Tor is a free software program that allows users to communicate anonymously. The name, Tor is an acronym that has been derived from the original name of the software project, which was The Onion Router. This software directs all Internet traffic and usage through a free volunteer network that exists worldwide, and has over six thousand relays to hide ip and location of the user; and hide Internet usage from individuals and authorities that are in charge of carrying out traffic analysis or network surveillance.
If an individual is using Tor, it becomes fairly difficult to track his or her Internet activity. By using Tor, one's usage is completely concealed including online posts, the type of websites that have been visited and any instant messages that have been exchanged.
The purpose of using Tor is to provide individuals with privacy protection and anonymity. Tor allows you to bounce your communication around a distributed network and prevents anyone to monitor your browsing activity. Tor is not an encryption software, so you should still keep your confidential information confidential unless you're communicating via https or vpn. There are some parties and individuals who can gain from monitoring individual's Internet activities. Political activists, for example, who may be living in fear of surveillance or arrests are much more at ease with the use of Tor. People living in a communist country may also use Tor to avoid censorship rules and regulations that may have been imposed by a governing agency. In addition to this, it also offers protection to those individuals who were previously threatened and abused by stalkers or Cyberbullying.
Due to highly anonymous nature of Tor, it is also used by various illegal purposes. For example, people may try to use Tor in order to gain access to secretive or censored information. It may also be used to rally political support against the governing political body. Furthermore, it may also be used to circumvent laws and regulations against the criticism of the heads of states.
Tor works mainly through multi-layered encryption, which is why the onion metaphor is used. This ensures the right kind of forward secrecy between all the relays, which provides the required privacy and anonymity to the users.
This software program does not protect the monitoring of Internet traffic at the Tor network boundaries, which is where all the traffic enters and exits the network. Similarly, it does not prevent traffic confirmation although it does help in providing the protection from the traffic analysis.
Those using Tor can expect to see autonomous system eavesdropping. This happens when there is an autonomous system on both the path segments, that is, from the client to the entry relay, as well as from the exit relay to the destination. This can correlate the traffic on both the exit and entry segments of this path, which means that, potentially, the destination to which the client tried to communicate with may be inferred.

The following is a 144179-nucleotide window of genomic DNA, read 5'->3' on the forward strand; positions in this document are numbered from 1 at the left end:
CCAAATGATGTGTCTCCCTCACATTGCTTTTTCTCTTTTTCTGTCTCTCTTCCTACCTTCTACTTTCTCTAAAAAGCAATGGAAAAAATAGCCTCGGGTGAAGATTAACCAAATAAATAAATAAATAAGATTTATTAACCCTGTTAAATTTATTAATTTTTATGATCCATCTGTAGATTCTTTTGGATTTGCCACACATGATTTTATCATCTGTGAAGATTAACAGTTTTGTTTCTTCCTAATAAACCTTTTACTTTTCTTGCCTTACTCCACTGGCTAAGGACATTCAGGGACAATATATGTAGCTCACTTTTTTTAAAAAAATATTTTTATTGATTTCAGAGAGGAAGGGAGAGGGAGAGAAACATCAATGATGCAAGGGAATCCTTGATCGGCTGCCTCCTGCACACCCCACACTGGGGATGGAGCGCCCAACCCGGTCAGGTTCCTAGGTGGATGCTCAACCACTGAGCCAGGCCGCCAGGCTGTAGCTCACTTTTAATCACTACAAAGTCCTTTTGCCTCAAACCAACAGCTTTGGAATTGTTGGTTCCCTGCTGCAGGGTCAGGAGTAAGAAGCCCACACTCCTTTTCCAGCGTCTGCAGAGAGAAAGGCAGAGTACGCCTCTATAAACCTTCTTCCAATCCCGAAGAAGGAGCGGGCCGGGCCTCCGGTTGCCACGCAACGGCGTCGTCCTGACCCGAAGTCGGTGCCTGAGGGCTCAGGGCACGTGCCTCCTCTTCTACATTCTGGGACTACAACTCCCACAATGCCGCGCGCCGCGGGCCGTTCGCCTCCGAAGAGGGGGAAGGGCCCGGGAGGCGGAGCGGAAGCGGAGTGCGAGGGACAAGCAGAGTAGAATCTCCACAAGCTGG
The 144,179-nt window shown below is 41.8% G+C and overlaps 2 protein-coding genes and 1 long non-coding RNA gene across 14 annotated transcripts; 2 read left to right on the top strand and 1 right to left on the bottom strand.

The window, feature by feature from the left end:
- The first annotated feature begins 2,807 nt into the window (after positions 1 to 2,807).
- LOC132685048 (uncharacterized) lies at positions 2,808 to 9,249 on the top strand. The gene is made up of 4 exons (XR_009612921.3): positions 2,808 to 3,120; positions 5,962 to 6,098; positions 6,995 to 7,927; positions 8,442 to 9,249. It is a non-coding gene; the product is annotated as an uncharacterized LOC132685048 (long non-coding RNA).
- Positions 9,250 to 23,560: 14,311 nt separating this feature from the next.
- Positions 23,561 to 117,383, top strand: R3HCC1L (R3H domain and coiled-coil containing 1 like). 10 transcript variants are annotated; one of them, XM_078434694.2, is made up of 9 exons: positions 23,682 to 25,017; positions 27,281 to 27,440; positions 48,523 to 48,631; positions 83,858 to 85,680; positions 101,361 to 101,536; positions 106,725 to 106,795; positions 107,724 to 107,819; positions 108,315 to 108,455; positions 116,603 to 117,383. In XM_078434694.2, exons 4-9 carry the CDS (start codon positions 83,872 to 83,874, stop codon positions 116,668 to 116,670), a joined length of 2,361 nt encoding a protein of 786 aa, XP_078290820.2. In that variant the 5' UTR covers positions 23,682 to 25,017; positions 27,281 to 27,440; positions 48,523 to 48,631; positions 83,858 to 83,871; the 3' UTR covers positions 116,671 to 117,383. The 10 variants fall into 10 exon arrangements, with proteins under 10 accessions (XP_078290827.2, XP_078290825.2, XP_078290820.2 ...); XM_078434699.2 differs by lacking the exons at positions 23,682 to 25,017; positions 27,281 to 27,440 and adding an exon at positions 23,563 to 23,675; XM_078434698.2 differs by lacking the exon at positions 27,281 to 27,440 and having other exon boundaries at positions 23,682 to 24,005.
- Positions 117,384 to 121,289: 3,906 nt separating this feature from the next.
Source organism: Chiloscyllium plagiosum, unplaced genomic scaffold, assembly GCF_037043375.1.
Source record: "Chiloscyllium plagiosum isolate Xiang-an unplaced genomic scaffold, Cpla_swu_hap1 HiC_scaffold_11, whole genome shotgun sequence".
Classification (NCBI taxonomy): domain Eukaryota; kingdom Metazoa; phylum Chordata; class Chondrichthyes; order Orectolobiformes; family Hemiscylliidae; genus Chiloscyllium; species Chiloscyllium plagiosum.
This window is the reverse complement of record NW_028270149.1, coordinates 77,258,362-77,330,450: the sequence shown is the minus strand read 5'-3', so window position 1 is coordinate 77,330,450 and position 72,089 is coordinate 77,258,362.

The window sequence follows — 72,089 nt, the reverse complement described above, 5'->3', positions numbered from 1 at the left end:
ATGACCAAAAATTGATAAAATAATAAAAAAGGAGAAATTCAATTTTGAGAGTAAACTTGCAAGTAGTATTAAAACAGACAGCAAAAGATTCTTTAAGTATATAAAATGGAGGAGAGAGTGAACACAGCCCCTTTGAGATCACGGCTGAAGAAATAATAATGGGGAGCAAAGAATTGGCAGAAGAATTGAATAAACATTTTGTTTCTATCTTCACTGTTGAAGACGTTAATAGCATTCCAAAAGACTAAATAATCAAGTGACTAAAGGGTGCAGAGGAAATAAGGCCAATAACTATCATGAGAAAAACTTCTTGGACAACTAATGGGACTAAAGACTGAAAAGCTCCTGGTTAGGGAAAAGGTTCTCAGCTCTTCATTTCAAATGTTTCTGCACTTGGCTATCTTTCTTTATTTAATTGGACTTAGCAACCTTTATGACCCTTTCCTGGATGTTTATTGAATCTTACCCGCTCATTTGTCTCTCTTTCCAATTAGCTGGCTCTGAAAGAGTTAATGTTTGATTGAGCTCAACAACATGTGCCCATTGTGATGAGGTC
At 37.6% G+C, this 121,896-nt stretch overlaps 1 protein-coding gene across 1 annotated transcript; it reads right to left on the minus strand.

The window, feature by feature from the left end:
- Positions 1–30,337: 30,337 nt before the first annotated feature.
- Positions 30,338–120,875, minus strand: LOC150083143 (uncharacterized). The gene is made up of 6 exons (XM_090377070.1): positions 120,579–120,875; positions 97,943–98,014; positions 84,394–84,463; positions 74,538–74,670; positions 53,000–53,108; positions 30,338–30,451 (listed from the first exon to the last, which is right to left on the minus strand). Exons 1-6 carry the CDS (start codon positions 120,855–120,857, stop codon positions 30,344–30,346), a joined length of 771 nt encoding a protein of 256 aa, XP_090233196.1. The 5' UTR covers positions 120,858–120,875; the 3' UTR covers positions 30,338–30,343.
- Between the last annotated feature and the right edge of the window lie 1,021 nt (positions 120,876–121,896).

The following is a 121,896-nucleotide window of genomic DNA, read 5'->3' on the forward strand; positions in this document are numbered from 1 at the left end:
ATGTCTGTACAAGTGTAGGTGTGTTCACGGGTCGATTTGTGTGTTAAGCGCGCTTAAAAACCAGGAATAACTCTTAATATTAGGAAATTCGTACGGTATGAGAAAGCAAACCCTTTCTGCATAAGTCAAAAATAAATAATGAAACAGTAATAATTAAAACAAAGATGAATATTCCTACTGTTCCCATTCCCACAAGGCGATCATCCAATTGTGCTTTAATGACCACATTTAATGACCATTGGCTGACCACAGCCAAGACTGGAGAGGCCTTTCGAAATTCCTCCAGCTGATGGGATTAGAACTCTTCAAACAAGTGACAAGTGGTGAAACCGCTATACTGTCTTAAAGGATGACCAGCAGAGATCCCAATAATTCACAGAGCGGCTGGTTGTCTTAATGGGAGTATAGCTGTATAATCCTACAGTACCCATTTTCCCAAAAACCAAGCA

Similarly, exit node eavesdropping can also take place. This is because the software does not encrypt any traffic that passes between the target server and the exit node and the exit node is thus capable of capturing the traffic that passes through it and does not make use of end-to-end encryption, like the Transport Layer Security (TLS) or the Secure Sockets Layer (SSL). This means that there is a possibility of traffic being breached. However, any traffic that is intercepted by self-selected third parties do have the power to expose any information of the source in the payload or protocol data, or both. Those using Tor may also be susceptible to the traffic-analysis attack. However, even then, the original user's identity is not going to be revealed.
Other weaknesses include the Tor exit node block and the bad apple attack. Internet site operations can prevent any traffic received through Tor exit nodes. They can also opt to offer less functionality to users of this software. For example, people using Tor will probably not be able to edit any Wikipedia pages, since MediaWiki uses a TorBlock extension. Similarly, the BBC website also blocks the IP addresses of Tor relays. The bad apple attack is used to refer to the exposure of IP addresses of users of BitTorrent using Tor. This attack takes advantage of the design of the software and exploits insecure application use, which allows it to associate the use of the secure application with the Tor user's IP address. One method of this bad apple attack relies mainly on the control of the exit node or hijacking the tracker responses, whereas another method is based on statistically exploiting distributed hash table tracking.
Additional weaknesses are the Heartbleed bug and the sniper attack, which uses a colluding server and client and fills in the exit node queues until the memory finishes, which means that this node is no longer capable of serving other clients.
Tor is a free software available to protect their identity and anonymity without denting their wallet. Free is good but there are a few drawbacks of using Tor including slow performance and some blockage from known networks. If you're solely using Tor to browse static websites, Tor may be a good solution for protecting your anonymity but it may become painful to use on other applications such as downloading Torrents or watching HD videos.
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